HC Deb 02 May 1839 vol 47 cc754-5
Sir F. Trench

rose to propose the resolution of which he had given notice, namely, that it is the opinion of this House that the present mode of lighting the House with wax candles and green shades is satisfactory; and that, therefore, further experiments and expense are unnecessary. Gentlemen were, probably, not aware of the expense attending the experiments that were being carried on respecting the lighting of the House. He believed that the hon. Member for Kilkenny was the main director of the present experiment. Hon. Gentlemen would perceive that there were eight large lenses inserted in the roof of the House, and undoubtedly the light that was intended to be given was of a very beautiful nature, but it was almost as brilliant as the light of the sun, and was not fit for an assembly of English gentlemen; indeed he did not think that it would be tolerated by an assembly of eagles. It might be an admirable light for a light-house, but it was not fit for the House of Commons. He cared not one farthing for the expense of the experiment, but he could not help complaining of the manner in which he had been stinted in his light, and that he had not equal facilities afforded to him that were given to the Member for Kilkenny. In the proposed plan there were eight lenses, in each lens there were eight lamps, and each lamp had eight burners, each of them had a separate dépôt of oil, and a supply of oxygen. Although oxygen was not in itself calculated to do any harm, yet, in producing it, they must have retorts, and these might be productive of great danger to the House. They were told that there was no danger attendant on these experiments; but so the Trinity-house was told with respect to Drummond's light, which, however, on one occasion, led to an explosion, which carried off the roof of a lighthouse. It would also be extremely disagreeable in case of the overturning of any of these lamps, to have the oil pouring down on the heads of Members. These lights also would require constant superintendence, and if they had not a philosopher to look after every light, they would at least require more than one peripatetic philosopher to superintend them. If the present light was deficient or bad, there would be a reasonable ground of complaint; but if there was any defect, it arose from not adhering to his instructions. They had taken away sixty of his lights, and then they had given him some of inferior quality. Gentlemen would hardly believe that, instead of giving the same candles on Friday as they gave him on Thursday; they were materially diminished, and of inferior calibre. He had taken great pains with the subject, and for the future he washed his hands of the matter; but he trusted that the hon. Member for Kilkenny would use his influence so that he had a proper supply of candles. He should not trouble the House further, but conclude with withdrawing his motion.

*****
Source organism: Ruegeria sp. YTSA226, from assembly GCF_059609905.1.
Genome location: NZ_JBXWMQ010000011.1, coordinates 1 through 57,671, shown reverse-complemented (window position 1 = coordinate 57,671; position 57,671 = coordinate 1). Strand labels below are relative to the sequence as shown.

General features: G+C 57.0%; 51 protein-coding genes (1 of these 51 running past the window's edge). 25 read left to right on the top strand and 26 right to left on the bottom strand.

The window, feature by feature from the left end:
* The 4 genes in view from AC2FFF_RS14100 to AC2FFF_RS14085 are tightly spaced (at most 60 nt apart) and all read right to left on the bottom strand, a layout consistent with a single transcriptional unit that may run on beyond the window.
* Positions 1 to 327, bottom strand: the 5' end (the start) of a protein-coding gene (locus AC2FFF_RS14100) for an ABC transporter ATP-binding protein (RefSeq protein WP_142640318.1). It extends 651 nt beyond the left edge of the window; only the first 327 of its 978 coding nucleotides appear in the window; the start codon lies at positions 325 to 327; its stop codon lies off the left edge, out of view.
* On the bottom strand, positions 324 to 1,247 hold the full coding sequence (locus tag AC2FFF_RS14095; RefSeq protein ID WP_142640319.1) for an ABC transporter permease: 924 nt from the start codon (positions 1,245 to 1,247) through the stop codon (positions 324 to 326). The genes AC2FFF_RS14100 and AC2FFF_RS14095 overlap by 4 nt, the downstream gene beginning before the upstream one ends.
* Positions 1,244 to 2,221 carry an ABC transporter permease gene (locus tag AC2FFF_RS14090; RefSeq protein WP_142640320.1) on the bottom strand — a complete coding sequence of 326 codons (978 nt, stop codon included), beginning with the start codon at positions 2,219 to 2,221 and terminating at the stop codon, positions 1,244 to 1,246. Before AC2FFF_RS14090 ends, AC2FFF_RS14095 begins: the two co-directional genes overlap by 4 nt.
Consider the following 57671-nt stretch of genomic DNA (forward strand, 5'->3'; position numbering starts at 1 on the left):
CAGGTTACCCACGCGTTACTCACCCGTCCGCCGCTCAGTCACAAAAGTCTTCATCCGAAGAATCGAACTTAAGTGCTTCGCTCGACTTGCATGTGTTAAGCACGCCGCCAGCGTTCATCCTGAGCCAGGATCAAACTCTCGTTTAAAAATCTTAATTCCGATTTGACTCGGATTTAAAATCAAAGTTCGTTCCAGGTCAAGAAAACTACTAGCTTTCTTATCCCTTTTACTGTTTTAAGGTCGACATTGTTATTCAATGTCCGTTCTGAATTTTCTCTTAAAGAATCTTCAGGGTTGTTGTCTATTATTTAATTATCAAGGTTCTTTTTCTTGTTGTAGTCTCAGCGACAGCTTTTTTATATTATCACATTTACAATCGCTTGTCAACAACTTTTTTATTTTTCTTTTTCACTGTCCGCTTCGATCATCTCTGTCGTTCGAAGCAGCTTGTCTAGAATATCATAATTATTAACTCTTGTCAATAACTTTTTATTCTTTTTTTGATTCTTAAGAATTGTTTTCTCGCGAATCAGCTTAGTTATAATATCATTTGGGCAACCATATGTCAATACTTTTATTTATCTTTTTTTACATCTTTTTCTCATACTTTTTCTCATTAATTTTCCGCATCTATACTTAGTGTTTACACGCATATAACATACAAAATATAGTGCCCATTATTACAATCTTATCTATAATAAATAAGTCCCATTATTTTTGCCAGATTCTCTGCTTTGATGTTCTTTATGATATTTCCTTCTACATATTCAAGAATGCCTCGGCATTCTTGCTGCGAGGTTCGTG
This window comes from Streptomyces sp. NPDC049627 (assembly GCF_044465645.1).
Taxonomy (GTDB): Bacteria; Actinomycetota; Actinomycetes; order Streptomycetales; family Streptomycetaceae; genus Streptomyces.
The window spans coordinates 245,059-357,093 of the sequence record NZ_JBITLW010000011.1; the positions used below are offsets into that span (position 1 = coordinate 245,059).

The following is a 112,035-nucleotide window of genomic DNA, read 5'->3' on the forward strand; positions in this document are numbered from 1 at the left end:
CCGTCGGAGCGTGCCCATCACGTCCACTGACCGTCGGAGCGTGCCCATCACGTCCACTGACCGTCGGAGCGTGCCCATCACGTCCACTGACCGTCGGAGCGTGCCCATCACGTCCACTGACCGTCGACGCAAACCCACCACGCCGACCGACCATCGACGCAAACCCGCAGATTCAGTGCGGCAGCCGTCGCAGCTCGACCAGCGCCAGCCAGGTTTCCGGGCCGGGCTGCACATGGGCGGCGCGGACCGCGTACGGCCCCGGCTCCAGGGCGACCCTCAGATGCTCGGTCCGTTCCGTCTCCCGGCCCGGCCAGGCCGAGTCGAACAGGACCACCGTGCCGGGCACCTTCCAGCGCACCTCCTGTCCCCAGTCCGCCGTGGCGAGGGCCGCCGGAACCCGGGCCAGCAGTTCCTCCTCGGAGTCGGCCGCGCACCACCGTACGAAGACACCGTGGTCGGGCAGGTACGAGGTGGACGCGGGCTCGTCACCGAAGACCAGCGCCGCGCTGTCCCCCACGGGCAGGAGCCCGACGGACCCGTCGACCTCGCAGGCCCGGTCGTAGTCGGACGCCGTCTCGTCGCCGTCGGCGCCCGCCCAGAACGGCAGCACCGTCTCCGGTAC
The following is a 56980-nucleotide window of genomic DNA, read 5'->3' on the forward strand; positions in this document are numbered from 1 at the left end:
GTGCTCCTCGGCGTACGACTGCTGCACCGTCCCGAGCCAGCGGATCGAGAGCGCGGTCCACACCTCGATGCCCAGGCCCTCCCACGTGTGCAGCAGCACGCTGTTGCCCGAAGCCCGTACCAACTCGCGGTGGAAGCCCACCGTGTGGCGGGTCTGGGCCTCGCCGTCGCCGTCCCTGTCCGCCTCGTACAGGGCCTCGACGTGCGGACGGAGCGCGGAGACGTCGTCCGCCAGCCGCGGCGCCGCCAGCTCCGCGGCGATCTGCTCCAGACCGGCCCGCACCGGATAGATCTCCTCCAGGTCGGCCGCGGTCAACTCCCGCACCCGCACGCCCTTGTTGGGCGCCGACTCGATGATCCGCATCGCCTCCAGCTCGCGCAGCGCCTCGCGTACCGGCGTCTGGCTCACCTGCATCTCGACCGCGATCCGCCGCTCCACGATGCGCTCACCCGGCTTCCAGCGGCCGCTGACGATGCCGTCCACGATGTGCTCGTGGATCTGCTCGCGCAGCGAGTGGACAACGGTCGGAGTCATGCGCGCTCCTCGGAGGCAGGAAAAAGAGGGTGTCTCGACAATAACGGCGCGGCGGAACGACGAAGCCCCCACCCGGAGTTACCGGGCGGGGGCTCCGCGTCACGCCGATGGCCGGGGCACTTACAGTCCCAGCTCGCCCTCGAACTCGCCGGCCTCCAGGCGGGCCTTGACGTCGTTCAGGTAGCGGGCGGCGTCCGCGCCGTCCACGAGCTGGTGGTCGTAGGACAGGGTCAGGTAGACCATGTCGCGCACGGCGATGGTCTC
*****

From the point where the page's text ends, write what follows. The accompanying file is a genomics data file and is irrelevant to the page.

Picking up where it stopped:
Motion of which notice had been given, withdrawn.